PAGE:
Thought Leadership on Business Ideas for Growth Companies and Growth Consultants presented by Cerini and Associates LLP.
On Nov. 8th, 2016, the U.S. elected Donald Trump as the 45th president of the U.S. A major focus of this election season has been taxes — both Trump’s refusal to release his personal returns and his plan to change the current U.S. tax code. In addition to winning the presidency, the Republican Party also retained its majority in the Senate and House of Representatives. With the president and Congress politically and ideologically in sync, this will more than likely result in meaningful changes in the U.S. tax code during the next four years.
Trump’s proposed tax plan
During the campaign, Trump offered what could be described as a general framework of a tax plan, including new measures and changes he would like to see enacted. These included rate changes, limits on itemized deductions, elimination of tax credits, increased deductibility of child care costs, and increased equipment spending for businesses.
This plan has largely been attacked for being wholly unrealistic in terms of the total cost. The independent Tax Foundation has estimated that it would cost $4.4 trillion to $5.9 trillion on a static basis (without regard to the increased economic activity it may create).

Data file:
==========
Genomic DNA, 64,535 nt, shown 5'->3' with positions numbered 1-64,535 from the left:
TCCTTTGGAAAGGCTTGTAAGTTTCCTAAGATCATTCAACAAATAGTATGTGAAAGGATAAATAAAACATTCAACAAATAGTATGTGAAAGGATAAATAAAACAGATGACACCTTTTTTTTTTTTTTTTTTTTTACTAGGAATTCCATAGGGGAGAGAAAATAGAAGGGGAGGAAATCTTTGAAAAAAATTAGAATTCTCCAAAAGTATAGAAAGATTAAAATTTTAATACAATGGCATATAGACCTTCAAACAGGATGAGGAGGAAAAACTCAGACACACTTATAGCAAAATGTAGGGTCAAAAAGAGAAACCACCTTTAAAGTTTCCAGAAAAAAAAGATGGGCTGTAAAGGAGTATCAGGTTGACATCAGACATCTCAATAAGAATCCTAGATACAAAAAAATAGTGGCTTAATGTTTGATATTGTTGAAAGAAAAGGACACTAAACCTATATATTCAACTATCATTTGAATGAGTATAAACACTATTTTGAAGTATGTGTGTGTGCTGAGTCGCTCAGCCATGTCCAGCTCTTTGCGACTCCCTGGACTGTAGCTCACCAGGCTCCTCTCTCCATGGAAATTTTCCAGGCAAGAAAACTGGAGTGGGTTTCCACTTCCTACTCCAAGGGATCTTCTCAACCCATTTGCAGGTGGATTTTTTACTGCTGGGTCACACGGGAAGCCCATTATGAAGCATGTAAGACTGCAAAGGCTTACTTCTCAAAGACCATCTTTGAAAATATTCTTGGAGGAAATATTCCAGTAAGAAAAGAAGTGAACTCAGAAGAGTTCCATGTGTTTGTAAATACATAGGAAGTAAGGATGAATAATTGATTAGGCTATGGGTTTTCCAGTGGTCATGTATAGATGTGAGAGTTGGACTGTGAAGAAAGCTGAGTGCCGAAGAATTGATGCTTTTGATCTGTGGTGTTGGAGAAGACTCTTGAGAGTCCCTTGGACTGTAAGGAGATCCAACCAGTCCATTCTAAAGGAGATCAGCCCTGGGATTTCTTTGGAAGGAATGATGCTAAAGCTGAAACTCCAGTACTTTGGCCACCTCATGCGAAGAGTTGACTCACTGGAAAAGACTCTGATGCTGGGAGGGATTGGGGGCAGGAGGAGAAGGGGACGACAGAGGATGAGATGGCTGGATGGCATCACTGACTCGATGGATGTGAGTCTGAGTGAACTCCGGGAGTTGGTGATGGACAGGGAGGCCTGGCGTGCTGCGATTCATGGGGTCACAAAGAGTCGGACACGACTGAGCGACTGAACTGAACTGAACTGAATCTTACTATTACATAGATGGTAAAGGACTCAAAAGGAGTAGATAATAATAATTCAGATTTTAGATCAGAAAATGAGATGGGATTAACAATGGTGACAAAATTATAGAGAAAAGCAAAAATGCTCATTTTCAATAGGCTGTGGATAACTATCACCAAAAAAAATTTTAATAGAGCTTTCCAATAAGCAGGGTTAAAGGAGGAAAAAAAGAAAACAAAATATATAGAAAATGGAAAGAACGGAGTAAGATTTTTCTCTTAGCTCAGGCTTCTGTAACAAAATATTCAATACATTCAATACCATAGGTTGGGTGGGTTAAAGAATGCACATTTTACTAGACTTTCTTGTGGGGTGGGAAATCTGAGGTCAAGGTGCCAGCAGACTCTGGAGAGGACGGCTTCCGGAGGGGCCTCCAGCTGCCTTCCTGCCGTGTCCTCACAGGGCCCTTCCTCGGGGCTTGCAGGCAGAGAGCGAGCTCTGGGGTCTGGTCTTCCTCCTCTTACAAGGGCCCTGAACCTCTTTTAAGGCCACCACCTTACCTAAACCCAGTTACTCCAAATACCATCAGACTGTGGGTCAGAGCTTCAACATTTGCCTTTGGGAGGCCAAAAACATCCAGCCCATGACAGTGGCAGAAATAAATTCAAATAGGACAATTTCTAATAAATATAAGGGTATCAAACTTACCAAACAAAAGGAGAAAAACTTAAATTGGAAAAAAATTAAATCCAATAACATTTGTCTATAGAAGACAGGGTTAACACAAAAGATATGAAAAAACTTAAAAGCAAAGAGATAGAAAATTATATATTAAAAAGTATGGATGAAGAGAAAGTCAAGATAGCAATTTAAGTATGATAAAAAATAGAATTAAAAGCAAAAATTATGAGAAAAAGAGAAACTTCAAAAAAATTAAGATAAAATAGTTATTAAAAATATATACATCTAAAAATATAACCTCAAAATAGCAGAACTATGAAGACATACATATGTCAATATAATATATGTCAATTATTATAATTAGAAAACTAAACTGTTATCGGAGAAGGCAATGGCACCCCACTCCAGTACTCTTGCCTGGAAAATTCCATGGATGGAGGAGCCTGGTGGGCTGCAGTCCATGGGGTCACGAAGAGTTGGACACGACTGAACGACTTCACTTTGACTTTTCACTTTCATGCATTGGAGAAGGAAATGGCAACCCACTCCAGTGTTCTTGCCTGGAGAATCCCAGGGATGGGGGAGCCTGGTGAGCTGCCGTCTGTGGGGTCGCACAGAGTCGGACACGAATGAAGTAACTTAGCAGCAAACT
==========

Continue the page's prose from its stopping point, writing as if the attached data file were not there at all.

Taxing and spending clause of the US Constitution
Despite all of the rhetoric, the executive branch cannot universally enact a change in the U.S. tax code. The Constitution delegates this authority to Congress, which will be Republican-controlled for the first time since 2005. The president’s wishes, ideas and desires often serve as a template for Congress as it drafts tax legislation, but the office does not hold the authority to set tax law. So while Trump has his aggressive plan, it is unlikely that the final result will look the same.
So what will actually happen?
In what feels like a rarity in politics, it is likely that the actual outcome will be a compromise of the initial Trump plan and what Congressional leaders deem appropriate. There is a strong, vocal contingent of the Republican Party that is concerned with increasing budget deficits, making the huge slashes proposed by Trump a non-starter.